All Laurel schools remote through Thanksgiving break after COVID-19 cases

LAUREL — All Laurel School District students will move to remote learning today through Thanksgiving break after a number of positive COVID-19 cases, officials announced.

“This decision was not made lightly, and I certainly understand that it may cause great frustration and disruption to some [of] our families’ schedules. For that I am sorry,” a letter posted to the district’s website stated. “But, again, The Laurel School District must continue to keep the wellbeing and safety of our students and staff at the forefront of our decision-making during this pandemic.”

The schools are set to reopen after Thanksgiving break. 

The decision came as the district had originally prepared to close Laurel Elementary School this week through Thanksgiving, and all other district schools next week. But officials learned of a middle school student who had “direct contact with 48 total individuals including students, fellow bus-riders, teachers, support staff members and administrators,” according to the letter.

Out of an “abundance of caution and the overwhelming obligation to keep all our students and educators safe,” the district opted to switch to full remote learning for about two weeks. 

Students and their families were asked to check Schoology Tuesday for updated learning schedules.

“We will ask all teachers to have a check in Zoom with all of their classes to update students on their remote learning schedule through Thanksgiving,” the letter said.

The closure of Laurel schools comes as the state is facing an increase in cases. Monday, one of the criteria for school reopening — new cases per 100,000 — jumped to 216.9 from last week’s data (135.9), putting it further into the “red” category for the third week in a row.

In an interview Monday, Dr. Rick Hong, medical director at the Division of Public Health, said that officials are watching how the data trends.

“Currently there’s just one [red category], but we’re more concerned about the trend, and we’ve also notified schools and been in constant communication with them of this trend,” he said. “The expectation is not for schools to react on a week-by-week basis on the changes in colors. It’s really the trend we’re most interested in.”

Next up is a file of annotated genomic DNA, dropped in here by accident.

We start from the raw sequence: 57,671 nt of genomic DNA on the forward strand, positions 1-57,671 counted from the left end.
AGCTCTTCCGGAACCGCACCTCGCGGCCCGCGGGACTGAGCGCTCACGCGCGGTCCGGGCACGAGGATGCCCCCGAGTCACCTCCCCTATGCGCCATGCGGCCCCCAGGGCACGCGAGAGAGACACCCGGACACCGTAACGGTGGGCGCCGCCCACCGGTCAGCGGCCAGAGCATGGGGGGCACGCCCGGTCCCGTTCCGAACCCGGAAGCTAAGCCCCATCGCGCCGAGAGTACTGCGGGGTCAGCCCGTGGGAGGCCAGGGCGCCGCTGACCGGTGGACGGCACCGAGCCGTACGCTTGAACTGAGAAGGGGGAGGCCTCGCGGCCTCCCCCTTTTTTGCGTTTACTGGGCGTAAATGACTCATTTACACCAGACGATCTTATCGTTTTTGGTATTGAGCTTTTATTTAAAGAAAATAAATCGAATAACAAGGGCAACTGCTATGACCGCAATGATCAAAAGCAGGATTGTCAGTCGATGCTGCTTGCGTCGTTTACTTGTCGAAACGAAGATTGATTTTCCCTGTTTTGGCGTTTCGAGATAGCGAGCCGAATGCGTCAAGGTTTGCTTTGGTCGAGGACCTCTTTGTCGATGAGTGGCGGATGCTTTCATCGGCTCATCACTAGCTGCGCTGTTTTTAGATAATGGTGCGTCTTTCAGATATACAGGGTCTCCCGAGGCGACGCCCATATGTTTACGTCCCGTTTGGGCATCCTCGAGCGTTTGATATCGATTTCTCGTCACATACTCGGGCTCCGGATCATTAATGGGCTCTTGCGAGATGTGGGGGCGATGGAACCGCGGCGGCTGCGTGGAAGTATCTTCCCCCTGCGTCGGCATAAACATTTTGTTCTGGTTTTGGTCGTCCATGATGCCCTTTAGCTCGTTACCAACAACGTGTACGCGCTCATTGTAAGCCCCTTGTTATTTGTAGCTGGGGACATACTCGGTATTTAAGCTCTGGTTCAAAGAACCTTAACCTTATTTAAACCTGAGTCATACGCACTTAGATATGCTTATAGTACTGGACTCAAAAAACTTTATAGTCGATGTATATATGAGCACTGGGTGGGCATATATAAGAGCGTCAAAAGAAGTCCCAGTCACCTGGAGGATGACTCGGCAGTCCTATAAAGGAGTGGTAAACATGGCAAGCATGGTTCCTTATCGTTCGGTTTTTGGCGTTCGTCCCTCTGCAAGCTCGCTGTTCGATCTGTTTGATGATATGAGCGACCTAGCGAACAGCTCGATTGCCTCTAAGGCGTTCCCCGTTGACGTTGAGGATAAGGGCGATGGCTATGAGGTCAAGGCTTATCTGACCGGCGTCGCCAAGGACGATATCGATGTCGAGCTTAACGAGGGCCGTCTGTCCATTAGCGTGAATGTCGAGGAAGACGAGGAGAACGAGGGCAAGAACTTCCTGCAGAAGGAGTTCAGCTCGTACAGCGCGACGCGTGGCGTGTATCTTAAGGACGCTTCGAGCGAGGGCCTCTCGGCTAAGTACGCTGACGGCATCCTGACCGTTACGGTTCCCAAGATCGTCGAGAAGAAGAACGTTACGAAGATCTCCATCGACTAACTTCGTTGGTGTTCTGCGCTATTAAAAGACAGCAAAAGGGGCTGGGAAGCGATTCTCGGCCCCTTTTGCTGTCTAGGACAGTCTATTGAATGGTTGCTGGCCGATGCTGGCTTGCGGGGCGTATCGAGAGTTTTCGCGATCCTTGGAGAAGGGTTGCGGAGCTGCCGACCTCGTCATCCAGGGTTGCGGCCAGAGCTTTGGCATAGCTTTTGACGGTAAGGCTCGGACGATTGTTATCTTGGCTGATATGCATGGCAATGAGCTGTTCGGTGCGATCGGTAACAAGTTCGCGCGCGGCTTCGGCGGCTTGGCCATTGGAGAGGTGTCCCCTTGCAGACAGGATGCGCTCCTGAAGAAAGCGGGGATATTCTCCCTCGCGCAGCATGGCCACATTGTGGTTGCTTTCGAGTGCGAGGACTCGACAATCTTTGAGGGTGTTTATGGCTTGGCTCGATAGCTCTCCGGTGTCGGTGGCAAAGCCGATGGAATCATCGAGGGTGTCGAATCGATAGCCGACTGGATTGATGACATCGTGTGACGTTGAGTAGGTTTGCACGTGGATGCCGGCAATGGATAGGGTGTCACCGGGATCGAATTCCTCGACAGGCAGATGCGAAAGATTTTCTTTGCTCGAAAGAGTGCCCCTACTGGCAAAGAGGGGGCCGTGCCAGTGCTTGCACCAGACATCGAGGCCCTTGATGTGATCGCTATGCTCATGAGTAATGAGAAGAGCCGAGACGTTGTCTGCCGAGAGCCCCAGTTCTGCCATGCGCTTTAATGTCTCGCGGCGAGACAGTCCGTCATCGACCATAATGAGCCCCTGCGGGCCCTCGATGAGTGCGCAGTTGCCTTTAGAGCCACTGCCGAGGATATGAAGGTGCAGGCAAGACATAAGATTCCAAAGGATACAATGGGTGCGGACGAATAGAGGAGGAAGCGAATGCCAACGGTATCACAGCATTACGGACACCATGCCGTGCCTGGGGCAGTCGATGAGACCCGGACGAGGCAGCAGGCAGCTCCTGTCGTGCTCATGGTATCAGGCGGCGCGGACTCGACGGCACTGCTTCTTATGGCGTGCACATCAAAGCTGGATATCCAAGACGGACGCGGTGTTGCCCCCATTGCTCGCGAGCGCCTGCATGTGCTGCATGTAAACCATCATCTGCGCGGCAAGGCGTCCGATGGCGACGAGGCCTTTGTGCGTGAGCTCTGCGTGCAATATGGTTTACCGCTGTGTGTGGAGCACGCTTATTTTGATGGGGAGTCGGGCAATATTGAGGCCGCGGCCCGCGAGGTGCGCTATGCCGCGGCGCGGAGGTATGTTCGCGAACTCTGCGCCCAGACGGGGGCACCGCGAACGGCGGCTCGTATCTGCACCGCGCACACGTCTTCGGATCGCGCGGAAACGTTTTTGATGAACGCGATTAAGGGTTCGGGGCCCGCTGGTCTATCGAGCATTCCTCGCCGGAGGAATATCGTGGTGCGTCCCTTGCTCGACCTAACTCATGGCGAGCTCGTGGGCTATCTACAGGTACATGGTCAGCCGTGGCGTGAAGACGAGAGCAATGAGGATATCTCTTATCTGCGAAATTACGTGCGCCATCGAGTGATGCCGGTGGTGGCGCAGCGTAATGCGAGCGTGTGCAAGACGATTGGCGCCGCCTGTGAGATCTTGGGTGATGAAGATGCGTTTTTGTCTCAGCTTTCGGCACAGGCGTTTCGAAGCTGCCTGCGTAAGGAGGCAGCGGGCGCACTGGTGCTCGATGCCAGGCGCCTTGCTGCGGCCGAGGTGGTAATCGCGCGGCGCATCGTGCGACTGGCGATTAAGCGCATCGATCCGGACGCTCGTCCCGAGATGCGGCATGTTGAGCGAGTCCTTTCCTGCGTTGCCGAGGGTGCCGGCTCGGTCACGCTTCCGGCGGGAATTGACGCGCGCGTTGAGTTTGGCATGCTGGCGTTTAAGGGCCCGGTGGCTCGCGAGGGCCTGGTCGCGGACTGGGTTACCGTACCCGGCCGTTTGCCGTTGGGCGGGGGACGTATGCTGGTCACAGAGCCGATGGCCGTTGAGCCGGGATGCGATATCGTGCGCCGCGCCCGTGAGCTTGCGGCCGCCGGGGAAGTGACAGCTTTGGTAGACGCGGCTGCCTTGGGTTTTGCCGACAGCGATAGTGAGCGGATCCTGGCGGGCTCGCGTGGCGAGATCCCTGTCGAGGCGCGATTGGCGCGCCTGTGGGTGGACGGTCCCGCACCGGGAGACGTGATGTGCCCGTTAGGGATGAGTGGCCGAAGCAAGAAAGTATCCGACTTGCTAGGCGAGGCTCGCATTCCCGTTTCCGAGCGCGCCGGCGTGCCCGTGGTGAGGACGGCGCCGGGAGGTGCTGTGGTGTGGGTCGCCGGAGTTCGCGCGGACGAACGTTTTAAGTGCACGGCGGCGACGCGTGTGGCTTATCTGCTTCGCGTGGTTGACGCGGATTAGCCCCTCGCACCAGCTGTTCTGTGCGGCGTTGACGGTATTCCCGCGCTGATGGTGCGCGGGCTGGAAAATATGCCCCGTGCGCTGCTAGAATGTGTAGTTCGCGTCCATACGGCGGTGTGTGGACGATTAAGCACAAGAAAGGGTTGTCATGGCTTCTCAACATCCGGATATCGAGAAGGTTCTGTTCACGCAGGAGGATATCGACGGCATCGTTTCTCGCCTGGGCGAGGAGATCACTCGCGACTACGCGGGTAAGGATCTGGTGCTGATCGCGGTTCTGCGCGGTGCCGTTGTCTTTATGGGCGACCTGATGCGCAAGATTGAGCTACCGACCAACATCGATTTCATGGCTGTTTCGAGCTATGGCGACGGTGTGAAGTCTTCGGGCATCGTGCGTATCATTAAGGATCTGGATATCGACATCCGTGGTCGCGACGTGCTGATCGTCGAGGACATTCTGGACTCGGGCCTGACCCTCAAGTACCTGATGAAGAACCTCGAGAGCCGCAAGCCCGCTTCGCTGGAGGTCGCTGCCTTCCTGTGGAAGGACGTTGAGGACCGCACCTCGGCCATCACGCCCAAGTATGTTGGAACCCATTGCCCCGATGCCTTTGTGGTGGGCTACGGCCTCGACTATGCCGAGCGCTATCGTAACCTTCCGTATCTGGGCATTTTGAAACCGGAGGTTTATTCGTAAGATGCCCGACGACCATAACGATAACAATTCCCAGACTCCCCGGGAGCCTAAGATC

Milford School District also closed three schools Monday after several COVID-19 cases. The district reopened two for learning Tuesday, but the third — its high school, which hadn’t officially brought all its grade levels back yet — remained closed.

Morris Early Childhood Center and Banneker Elementary Schools reopened Tuesday after DPH considered the several cases on the campuses were “low risk,” a spokeswoman said.

The district continues to work with DPH regarding the positive cases of two Milford High School individuals, and will communicate further details for the remainder of the week Tuesday, the spokeswoman said.

Meanwhile, other districts have announced cases in their schools but haven’t closed buildings due to a lack of significant spread within the buildings. Dr. Hong said Monday that the “couple cases” they believe to have been transmitted in schools are “linked to non-compliance with the infection control measures.”

But he reminded families and students to continue practicing mask-wearing, social distancing and hand-washing outside of schools to keep the spread of the virus low. 

Along those lines, Cape Henlopen sent a letter to families Monday, urging them to keep up safety protocols.

“Because of the attention to detail and our students and staff adhering to protocols while in school, COVID-19 has not impacted the District with closures, and our schools are not contributing to the spread of the virus in the community,” Superintendent Bob Fulton said in the letter. “It is important for me to remind everyone that our ability to remain in school and provide in-person instruction is directly dependent on the actions of our students, staff and their families while at home or in the community.”

With Thanksgiving almost upon us, large gatherings are top of mind. Mr. Fulton asked families to think about their plans.

“I request that as you consider plans for Thanksgiving vacation, you limit your family’s exposure to potentially COVID positive friends/family,” he wrote. “Keep your circles/celebrations small, and if you are traveling please consider returning to town in time to be tested prior to returning to school. Our ability to keep schools open depends on everyone doing their part when students are not in school.”